SUPPLEMENTARY INFORMATION: Supplementary information, including flowcharts and example figures for each pipeline, are available at Bioinformatics online.
AVAILABILITY AND IMPLEMENTATION: piPipes is implemented in Bash, C++, Python, Perl and R. piPipes is free, open-source software distributed under the GPLv3 license and is available at http://bowhan.github.io/piPipes/.
CONTACT: Phillip.Zamore@umassmed.edu or Zhiping.Weng@umassmed.edu
SUPPLEMENTARY INFORMATION: Supplementary data are available at Bioinformatics online.
Epigenetic dysregulation of hairy and enhancer of split 4 (HES4) is associated with striatal degeneration in postmortem Huntington brains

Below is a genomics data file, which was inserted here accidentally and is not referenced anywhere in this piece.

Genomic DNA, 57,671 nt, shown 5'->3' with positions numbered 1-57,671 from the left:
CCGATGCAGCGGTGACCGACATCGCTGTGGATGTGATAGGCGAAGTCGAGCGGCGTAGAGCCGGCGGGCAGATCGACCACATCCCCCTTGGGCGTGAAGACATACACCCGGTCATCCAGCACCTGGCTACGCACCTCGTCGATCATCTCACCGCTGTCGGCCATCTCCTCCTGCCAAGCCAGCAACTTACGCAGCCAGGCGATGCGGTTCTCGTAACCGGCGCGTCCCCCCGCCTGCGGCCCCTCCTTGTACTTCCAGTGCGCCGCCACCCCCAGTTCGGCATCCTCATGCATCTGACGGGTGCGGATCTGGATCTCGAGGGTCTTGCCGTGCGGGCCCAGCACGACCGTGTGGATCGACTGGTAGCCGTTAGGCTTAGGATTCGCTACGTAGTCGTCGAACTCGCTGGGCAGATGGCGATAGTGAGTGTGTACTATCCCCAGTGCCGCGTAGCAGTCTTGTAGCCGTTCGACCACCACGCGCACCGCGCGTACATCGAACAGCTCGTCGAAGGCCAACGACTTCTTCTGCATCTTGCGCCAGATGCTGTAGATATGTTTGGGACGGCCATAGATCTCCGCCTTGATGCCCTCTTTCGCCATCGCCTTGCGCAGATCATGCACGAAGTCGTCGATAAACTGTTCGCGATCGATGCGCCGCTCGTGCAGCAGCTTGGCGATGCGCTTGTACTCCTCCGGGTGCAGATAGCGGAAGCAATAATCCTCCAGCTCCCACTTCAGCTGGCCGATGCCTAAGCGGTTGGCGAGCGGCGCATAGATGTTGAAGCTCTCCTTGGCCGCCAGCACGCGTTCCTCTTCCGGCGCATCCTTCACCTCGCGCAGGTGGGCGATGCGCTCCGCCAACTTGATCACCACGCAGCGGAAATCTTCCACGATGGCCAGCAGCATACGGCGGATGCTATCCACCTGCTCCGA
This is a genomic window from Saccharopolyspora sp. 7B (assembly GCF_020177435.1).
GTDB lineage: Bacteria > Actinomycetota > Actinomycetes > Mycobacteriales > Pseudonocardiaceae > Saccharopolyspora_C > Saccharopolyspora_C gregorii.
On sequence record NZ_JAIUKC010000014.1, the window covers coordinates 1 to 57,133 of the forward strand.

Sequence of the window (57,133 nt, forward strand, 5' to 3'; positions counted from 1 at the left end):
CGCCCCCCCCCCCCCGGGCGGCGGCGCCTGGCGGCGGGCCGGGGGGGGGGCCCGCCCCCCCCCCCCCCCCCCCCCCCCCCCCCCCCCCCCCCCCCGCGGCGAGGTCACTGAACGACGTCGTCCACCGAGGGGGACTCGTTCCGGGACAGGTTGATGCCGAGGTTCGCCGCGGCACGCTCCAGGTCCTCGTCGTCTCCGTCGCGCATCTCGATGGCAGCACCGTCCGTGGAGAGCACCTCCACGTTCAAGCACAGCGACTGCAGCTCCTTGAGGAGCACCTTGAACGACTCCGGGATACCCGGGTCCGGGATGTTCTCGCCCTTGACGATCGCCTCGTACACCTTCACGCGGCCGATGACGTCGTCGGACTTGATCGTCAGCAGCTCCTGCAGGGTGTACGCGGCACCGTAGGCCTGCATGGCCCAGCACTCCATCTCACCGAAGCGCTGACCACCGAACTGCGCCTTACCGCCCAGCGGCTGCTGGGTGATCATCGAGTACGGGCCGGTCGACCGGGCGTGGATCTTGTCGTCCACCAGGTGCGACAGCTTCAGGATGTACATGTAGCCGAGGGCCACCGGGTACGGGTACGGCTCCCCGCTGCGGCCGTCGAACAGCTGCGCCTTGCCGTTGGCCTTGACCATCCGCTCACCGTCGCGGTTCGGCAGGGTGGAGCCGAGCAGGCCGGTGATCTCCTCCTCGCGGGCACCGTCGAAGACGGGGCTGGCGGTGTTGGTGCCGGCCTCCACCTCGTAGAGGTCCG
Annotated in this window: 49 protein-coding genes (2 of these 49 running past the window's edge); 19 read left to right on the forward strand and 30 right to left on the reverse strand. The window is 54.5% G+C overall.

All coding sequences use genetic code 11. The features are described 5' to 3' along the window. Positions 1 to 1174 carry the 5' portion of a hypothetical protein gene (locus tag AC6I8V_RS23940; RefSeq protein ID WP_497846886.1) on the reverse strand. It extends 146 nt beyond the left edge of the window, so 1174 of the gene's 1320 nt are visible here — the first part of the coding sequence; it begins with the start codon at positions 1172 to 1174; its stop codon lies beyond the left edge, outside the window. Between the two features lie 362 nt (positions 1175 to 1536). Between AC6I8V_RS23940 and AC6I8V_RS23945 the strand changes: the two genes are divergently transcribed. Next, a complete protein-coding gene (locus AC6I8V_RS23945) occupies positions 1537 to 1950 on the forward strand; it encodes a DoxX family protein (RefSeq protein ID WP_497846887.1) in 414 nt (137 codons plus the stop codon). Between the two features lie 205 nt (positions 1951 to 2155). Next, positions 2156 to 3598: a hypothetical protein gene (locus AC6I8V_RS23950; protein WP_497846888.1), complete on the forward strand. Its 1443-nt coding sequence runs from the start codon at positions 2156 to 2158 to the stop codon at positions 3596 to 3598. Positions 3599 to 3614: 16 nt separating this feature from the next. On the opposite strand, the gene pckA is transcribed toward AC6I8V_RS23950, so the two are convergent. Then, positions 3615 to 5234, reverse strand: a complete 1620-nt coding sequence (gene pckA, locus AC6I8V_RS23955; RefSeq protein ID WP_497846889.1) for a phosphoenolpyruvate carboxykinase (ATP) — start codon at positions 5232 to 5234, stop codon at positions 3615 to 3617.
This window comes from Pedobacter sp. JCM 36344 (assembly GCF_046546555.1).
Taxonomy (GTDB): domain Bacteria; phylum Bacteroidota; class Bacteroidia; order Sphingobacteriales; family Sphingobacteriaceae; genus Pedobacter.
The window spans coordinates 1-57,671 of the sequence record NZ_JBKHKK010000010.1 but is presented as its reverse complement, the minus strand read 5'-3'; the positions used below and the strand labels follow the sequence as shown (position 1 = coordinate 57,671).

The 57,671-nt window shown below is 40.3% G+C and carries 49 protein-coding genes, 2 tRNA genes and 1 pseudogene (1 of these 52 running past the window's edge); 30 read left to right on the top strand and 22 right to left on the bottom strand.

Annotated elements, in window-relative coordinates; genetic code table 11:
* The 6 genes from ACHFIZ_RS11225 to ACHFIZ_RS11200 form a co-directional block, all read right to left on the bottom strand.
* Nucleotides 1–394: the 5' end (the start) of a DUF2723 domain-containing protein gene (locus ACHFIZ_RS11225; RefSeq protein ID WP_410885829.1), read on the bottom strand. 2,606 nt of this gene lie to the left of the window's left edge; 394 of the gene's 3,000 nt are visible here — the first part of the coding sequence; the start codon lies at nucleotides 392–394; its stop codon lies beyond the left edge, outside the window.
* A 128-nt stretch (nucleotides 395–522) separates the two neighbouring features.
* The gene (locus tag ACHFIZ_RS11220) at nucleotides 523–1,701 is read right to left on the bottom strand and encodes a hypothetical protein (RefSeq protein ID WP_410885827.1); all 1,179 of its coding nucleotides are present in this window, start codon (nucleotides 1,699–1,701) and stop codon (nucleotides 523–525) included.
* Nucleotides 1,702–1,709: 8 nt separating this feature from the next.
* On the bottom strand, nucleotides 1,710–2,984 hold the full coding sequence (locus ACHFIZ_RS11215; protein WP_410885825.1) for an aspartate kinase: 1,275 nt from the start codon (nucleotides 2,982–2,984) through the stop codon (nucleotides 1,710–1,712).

To investigate epigenetic contributions to Huntington's disease (HD) pathogenesis, we carried out genome-wide mapping of the transcriptional mark, trimethyl-histone H3-lysine 4 (H3K4me3) in neuronal nuclei extracted from prefrontal cortex of HD cases and controls using chromatin immunoprecipitation followed by deep-sequencing. Neuron-specific mapping of the genome-wide distribution of H3K4me3 revealed 136 differentially enriched loci associated with genes implicated in neuronal development and neurodegeneration, including GPR3, TMEM106B, PDIA6 and the Notch signaling genes hairy and enhancer of split 4 (HES4) and JAGGED2, supporting the view that the neuronal epigenome is affected in HD. Importantly, loss of H3K4me3 at CpG-rich sequences on the HES4 promoter was associated with excessive DNA methylation, reduced binding of nuclear proteins to the methylated region and altered expression of HES4 and HES4 targeted genes MASH1 and P21 involved in striatal development. Moreover, hypermethylation of HES4 promoter sequences was strikingly correlated with measures of striatal degeneration and age-of-onset in a cohort of 25 HD brains (r = 0.56, P = 0.006). Lastly, shRNA knockdown of HES4 in human neuroblastoma cells altered MASH1 and P21 mRNA expression and markedly increased mutated HTT-induced aggregates and cell death. These findings, taken together, suggest that epigenetic dysregulation of HES4 could play a critical role in modifying HD disease pathogenesis and severity.